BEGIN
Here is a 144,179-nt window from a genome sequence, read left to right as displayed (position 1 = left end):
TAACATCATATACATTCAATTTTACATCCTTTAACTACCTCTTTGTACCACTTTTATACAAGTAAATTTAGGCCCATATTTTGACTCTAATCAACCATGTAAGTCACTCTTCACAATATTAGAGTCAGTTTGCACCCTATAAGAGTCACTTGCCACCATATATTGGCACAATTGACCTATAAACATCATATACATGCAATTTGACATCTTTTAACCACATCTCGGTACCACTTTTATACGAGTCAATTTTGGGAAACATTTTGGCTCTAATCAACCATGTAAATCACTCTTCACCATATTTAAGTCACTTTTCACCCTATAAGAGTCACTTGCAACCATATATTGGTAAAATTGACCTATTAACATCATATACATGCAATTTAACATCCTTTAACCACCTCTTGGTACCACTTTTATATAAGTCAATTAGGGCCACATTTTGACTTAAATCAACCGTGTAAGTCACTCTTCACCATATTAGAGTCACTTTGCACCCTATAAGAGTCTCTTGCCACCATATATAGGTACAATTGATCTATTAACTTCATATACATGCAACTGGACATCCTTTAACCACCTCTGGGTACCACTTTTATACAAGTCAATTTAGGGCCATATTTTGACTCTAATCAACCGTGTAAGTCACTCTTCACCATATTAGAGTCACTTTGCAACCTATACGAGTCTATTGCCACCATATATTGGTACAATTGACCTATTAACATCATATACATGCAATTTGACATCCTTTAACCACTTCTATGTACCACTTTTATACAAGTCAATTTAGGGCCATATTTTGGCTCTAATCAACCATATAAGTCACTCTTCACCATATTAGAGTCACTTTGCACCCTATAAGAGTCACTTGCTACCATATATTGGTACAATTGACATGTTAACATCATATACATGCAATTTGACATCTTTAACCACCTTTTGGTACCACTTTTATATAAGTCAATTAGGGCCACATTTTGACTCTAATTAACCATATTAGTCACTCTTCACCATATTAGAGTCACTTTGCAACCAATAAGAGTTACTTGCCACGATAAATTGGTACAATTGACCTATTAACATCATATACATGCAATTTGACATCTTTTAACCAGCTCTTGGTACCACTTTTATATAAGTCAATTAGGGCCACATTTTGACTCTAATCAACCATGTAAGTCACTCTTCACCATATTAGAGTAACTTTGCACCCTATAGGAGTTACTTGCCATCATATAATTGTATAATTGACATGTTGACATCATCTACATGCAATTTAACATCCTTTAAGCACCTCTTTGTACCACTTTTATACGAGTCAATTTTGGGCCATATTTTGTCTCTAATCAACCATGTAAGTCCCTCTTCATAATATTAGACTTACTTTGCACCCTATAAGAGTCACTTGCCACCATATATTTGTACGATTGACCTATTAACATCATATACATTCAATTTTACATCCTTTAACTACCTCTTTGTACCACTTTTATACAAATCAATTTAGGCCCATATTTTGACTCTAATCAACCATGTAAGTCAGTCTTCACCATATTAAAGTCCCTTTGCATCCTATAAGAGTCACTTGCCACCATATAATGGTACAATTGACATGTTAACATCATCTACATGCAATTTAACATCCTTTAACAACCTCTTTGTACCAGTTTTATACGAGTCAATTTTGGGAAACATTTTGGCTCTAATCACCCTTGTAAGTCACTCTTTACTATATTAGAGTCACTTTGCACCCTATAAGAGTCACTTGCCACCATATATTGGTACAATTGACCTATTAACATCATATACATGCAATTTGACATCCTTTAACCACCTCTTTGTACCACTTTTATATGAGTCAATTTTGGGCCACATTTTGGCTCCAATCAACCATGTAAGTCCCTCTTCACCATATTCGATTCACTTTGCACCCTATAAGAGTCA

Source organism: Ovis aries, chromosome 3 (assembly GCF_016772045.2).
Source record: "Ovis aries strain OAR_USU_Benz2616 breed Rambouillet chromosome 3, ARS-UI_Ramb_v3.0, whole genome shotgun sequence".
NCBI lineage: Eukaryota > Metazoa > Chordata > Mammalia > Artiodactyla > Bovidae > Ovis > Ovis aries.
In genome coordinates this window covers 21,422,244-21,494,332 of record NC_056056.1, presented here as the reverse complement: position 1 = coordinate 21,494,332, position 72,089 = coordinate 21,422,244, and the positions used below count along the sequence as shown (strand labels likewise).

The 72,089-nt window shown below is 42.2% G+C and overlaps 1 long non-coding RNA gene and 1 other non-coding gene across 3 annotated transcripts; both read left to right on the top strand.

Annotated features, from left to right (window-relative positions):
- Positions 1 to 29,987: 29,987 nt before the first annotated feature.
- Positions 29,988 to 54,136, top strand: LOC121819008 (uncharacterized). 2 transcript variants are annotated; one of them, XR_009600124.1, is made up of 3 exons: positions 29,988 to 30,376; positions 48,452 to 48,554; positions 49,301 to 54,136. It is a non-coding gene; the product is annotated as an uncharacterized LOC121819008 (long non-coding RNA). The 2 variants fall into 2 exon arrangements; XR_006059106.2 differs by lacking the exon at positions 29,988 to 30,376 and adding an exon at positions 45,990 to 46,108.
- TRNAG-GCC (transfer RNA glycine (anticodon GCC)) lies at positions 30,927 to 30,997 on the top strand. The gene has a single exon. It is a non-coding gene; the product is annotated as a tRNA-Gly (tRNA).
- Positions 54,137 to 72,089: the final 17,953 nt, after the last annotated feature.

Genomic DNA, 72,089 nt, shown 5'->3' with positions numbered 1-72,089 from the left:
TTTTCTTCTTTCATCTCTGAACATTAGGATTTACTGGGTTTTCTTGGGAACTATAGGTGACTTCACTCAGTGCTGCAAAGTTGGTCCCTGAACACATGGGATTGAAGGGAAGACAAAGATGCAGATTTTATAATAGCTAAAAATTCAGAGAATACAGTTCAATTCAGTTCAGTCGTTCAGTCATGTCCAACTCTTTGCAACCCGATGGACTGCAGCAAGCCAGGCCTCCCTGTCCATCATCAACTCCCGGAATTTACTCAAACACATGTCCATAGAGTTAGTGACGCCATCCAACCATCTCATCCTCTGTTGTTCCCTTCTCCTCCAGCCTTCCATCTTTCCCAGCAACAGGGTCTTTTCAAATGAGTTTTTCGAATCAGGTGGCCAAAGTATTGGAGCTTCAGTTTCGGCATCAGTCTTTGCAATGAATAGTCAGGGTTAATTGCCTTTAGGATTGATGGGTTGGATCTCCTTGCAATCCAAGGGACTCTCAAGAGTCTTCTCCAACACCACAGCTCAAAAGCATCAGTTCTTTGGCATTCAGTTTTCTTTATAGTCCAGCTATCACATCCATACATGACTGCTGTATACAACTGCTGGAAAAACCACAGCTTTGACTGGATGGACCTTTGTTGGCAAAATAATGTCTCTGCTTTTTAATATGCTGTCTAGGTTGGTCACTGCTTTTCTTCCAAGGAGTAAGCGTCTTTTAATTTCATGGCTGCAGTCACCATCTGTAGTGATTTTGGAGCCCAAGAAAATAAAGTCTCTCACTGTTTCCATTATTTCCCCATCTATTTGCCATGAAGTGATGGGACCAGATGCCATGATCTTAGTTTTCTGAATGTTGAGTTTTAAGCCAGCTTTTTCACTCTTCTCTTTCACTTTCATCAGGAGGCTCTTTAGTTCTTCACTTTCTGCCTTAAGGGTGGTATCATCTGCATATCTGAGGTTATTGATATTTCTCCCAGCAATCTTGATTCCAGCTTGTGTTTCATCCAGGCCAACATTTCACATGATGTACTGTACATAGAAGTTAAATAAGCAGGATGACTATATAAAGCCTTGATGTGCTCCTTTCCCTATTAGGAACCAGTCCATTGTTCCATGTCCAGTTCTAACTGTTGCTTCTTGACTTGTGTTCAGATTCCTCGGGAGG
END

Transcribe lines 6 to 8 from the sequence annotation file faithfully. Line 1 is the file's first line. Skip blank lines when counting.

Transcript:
In genome coordinates this window covers 21,422,244-21,494,332 of record NC_056056.1, presented here as the reverse complement: position 1 = coordinate 21,494,332, position 72,089 = coordinate 21,422,244, and the positions used below count along the sequence as shown (strand labels likewise).

The 72,089-nt window shown below is 42.2% G+C and overlaps 1 long non-coding RNA gene and 1 other non-coding gene across 3 annotated transcripts; both read left to right on the top strand.

Annotated features, from left to right (window-relative positions):